public function url(): Url {
    return Url::new([
        'collection' => $this,
        'url_state' => $this->url_state,
    ]);
}

Concatenating URL String

In simple cases, Url class is an overkill, and concatenating URL string is simpler solution. Year, month and category links in the post header use URL string concatenation. For example, a post header in the lit item template, posts::components.list-item, renders year URL as follows:

<a href="{{ "{$osm_app->http->base_url}/blog/{$post->created_at->year}/" }}" ...>

Submitting Search Form

URL's with a search phrase are created by submitting the search form. The search form implicitly uses GET method, and it means that all of its fields are added to its action URL as parameters. The form contains a single q field, so only the q URL query parameter is added:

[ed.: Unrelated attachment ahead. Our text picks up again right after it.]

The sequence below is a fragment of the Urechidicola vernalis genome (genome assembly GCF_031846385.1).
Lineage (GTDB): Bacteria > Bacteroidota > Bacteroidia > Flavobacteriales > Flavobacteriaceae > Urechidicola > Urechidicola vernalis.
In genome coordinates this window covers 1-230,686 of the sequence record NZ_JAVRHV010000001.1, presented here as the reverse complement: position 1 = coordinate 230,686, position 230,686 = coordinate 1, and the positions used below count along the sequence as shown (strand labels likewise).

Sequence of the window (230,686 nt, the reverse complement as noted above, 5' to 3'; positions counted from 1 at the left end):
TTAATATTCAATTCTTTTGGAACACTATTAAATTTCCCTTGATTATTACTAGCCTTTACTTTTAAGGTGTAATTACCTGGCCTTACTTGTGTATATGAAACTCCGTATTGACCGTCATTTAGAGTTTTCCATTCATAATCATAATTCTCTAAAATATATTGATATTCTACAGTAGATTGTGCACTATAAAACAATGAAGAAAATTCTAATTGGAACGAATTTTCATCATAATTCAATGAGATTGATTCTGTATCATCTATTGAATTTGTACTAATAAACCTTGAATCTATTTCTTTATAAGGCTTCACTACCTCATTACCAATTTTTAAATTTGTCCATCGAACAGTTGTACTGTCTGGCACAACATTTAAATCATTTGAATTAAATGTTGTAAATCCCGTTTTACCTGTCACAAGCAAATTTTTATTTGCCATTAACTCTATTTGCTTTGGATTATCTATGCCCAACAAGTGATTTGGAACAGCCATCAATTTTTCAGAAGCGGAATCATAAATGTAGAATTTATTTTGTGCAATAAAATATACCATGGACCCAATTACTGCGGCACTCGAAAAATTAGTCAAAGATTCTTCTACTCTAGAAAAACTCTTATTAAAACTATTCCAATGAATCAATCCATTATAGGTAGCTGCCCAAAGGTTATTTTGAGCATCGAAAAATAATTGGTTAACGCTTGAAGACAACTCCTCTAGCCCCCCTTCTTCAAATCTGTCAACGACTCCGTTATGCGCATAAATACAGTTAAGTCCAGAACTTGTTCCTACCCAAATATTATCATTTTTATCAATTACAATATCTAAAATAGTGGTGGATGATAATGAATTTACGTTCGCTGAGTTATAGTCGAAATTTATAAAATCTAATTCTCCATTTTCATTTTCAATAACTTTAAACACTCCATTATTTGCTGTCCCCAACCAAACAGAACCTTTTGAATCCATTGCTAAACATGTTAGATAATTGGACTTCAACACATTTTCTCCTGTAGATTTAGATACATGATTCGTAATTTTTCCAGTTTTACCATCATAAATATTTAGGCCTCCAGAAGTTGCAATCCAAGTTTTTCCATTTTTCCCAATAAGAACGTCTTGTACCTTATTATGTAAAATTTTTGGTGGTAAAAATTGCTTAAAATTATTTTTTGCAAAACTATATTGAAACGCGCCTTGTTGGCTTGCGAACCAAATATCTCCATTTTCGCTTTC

<form action="{{ "{$osm_app->http->base_url}/blog/search" }}" ...>
    ...
    <input type="text" name="q" ...>

Retrieving Blog Post Data

Internally, all the Blade templates related to filtering and search, and accompanying PHP classes use Posts collection class for extracting and preparing data.

This class uses the Markdown files in the data/posts/ directory, as well as the posts database table, and posts the search index, both generated with the osm index command.

Route handlers create the Posts collection objects, and pass the page_type and http_query. If omitted, the collection object takes http_query from the incoming HTTP request. The page_type and http_query are further parsed into applied_filters by each Filter object defined in the collection.

Searching And Applying Filters

The Posts collection prepares the main search query, query:

protected function get_query(): Query {
    $query = $this->search->index('posts');

    foreach ($this->filters as $filter) {
        if (!empty($filter->applied_filters)) {
            $filter->apply($query);
        }

        if (!$filter->require_facet_query && !$this->limit) {
            $filter->requestFacets($query);